Rachel Massey wrote:
good question! I have taught for many years as an assistant instructor at my home dojo. We have a pretty defined set of classes that we teach, when teaching a basics class (we work mainly on body movement, and sometimes on breaking down one specific technique). Typically I would come into class with an idea that I want to work on, but sometimes the class makeup is such that doing what I had planned would just not be appropriate. Some flexibility therefore is necessary.
In another couple of weeks I'll officially have my own dojo/club, and I am trying to figure out what kind of teaching plan I want to implement in terms of what to work on first, etc. Of course, this will also have to be flexible, depending on who shows up and what their ability is. Personally I think that teaching has to be fluid and sensitive to all that are involved in the class. Rigidity in teaching would just spell disaster.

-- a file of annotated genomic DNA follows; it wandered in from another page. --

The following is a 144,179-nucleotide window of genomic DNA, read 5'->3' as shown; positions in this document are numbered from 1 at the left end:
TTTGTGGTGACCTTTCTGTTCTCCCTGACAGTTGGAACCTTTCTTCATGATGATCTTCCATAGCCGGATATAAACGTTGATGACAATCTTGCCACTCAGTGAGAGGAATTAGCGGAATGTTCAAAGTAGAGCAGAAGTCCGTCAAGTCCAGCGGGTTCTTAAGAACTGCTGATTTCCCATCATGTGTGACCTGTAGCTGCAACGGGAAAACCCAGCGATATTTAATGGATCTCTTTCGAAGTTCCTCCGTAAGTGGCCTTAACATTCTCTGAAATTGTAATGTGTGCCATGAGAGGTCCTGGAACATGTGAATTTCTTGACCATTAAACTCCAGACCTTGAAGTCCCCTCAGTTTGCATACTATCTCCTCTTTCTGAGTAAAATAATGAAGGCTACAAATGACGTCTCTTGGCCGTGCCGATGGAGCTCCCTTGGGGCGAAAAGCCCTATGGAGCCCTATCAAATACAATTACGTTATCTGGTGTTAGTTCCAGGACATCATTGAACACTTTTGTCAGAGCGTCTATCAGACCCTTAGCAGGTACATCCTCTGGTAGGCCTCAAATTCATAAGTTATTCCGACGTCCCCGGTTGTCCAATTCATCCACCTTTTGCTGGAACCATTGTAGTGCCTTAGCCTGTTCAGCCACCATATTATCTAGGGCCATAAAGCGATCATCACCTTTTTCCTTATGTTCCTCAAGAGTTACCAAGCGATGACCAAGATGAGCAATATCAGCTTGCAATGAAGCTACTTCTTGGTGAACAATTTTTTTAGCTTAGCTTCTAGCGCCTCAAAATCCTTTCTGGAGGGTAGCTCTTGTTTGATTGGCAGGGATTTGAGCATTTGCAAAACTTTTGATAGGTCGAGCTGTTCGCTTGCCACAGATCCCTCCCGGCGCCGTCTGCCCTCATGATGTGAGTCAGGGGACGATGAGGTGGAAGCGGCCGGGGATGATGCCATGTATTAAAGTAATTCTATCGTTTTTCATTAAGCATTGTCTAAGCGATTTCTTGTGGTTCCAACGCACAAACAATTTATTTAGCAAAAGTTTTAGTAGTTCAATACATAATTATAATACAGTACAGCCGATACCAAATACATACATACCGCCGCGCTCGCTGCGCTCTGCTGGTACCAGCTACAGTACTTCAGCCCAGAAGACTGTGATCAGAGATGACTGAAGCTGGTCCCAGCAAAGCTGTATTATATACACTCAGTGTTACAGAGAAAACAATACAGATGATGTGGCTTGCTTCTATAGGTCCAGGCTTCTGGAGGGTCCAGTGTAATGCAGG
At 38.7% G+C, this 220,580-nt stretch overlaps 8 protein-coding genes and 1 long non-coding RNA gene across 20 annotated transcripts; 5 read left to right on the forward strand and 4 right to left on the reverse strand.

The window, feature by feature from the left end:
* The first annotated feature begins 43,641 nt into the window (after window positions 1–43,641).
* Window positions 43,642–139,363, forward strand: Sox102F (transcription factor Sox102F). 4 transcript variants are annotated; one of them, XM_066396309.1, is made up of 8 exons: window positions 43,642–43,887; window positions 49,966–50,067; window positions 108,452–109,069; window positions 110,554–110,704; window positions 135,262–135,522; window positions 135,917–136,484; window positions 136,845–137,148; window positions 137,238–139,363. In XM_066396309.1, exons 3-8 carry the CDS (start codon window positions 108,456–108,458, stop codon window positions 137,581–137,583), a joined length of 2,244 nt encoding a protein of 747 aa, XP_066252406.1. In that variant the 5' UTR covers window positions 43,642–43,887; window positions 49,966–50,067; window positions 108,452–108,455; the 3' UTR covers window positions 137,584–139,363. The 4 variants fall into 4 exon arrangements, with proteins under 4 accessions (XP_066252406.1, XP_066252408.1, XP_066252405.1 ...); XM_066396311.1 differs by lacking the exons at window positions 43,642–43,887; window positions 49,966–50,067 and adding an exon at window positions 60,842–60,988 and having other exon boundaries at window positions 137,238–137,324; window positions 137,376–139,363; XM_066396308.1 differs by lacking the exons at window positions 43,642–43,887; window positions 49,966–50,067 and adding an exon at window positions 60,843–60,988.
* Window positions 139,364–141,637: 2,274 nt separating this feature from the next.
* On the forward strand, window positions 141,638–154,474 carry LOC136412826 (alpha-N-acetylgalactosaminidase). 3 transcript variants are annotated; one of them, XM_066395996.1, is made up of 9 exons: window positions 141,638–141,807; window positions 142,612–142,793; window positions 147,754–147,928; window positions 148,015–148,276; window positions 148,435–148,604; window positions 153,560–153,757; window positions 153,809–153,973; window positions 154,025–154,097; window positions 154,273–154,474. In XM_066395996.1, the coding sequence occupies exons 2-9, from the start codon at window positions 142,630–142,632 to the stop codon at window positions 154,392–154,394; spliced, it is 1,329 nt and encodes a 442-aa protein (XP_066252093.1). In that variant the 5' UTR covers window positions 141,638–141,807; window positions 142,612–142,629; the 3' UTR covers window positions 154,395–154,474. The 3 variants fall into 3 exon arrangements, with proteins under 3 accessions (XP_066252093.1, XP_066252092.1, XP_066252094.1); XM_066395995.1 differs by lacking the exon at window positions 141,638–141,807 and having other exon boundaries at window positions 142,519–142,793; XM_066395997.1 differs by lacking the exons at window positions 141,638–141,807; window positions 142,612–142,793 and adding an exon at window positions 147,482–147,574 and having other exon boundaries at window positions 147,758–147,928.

All this said, I feel that the class layout is the teachers responsibility, as is the coherency of the flow of techniques.
just my $.02.
All the best,
My students follow a set curricullum where they learn a set of techniques required for their next grading. If they don't have a partner of the same level they can train with someone who is a grade or two higher and work of that person's list of required techniques.
My class starts with a bow in then warm ups followed by taisabaki, ukemi and shikko. From there my students form groups and go through their technique lists. After an hour or so we do randori, weapons then bow out.
My students like it. Sometimes I change things around for a bit of variety.
Basically the class runs itself so I don't have to come to the dojo thinking about what to teach.